African Literature….Says Who? The Last Fifty Years with Ngũgĩ wa Thiong’o

Kenyan born and internationally acclaimed, Ngũgĩ wa Thiong’o is the author of more major works of fiction, nonfiction, and drama than any African writer. His groundbreaking first novel Weep Not, Child recently celebrated fifty years, and he has since published over thirty works in English and his native language, Gikuyu. Undaunted for half a century, he has incisively and eloquently challenged an African status quo of political misrule and has been imprisoned for criticizing an authoritarian Kenyan regime. A peer of Chinua Achebe and Wole Soyinka, Ngugi was among the first to provocatively ask what constitutes an African literature, a question that haunts literary landscapes today. Harkening back to the epic dawn of African independence, the voice of Ngũgĩ wa Thiong’o has been a constant African presence.

The Warscapes Public Lecture Series and New School’s Humanities Action Lab is honored to welcome Ngũgĩ wa Thiong’o for an intimate conversation with poet, translator, and scholar Charles Cantalupo.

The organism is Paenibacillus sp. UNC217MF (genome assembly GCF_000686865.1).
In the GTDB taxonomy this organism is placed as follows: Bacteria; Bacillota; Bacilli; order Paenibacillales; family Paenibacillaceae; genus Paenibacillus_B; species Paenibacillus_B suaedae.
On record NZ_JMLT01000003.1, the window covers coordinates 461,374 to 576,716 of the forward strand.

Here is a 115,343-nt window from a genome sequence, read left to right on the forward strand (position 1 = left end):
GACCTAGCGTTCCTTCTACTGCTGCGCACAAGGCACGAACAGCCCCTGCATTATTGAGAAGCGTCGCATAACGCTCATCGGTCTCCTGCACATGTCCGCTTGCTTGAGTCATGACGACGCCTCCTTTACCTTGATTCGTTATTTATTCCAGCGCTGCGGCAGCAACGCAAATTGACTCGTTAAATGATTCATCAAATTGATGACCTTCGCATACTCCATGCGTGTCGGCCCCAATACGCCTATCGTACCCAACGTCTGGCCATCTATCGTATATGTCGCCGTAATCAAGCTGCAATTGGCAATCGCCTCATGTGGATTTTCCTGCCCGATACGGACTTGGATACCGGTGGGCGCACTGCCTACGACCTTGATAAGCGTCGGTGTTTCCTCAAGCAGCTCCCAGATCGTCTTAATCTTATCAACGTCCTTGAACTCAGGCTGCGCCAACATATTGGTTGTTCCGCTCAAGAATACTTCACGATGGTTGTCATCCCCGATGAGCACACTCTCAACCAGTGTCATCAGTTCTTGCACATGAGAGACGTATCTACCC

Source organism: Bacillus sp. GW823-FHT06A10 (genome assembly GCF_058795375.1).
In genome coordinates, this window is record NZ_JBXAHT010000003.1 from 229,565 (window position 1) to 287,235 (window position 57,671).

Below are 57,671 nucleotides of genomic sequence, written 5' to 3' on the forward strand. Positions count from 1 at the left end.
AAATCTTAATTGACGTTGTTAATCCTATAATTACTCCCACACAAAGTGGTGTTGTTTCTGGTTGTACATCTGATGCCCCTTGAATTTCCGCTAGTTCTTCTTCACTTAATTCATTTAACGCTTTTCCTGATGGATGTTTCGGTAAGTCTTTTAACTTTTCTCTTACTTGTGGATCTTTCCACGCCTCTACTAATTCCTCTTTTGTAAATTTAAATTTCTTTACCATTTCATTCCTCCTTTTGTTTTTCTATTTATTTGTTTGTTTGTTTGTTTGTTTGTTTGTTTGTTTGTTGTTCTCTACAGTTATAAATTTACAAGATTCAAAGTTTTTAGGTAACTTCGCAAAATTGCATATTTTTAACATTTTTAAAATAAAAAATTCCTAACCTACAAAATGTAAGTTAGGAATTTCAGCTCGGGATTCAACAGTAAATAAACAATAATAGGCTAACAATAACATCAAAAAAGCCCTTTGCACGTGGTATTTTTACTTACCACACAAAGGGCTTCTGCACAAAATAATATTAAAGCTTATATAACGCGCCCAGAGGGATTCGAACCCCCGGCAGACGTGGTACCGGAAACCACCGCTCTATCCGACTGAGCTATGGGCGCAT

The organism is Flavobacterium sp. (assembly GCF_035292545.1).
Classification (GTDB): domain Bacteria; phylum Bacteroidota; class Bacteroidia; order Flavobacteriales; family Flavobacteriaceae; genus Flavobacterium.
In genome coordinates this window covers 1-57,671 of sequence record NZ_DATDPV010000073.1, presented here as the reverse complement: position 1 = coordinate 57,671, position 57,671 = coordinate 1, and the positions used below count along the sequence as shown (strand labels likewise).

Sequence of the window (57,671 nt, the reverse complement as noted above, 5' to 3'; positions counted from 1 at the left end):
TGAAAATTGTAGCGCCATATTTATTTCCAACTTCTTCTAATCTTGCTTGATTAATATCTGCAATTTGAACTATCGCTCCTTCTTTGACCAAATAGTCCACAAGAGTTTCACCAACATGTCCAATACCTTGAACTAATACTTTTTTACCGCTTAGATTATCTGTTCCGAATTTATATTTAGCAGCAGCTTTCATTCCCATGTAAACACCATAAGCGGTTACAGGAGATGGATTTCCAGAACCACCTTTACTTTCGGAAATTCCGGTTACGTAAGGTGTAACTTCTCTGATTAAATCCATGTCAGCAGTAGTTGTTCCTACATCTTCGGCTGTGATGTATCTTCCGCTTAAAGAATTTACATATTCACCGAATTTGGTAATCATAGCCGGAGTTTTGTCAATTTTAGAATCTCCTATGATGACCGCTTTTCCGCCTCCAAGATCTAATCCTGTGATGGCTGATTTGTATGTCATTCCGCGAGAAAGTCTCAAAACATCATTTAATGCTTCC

April 24th, 6pm, The New School, 63 Fifth Avenue, UL 105

Warscapes is an online independent journal edited by Commons member Bhakti Shringarpure.

2 Comments

  • Profile photo of Fred Opali Fred Opali says:

    “Ngugi was among the first to provocatively ask what constitutes an African literature”
    African Literature has undoubtedly taken its pride of place amongst World Literatures today. It has taken a comparatively long journey from the 1962 Makerere watershed conference (and Ngugi wa Thiong’o – then James Ngugi was there) to today when it is indeed recognised as an industry with clear distinctions. It has, indeed, grown from the days it was called “bantustan literature” that could be taught in universities only as ” an appendage to English Literature” to its own independence today.

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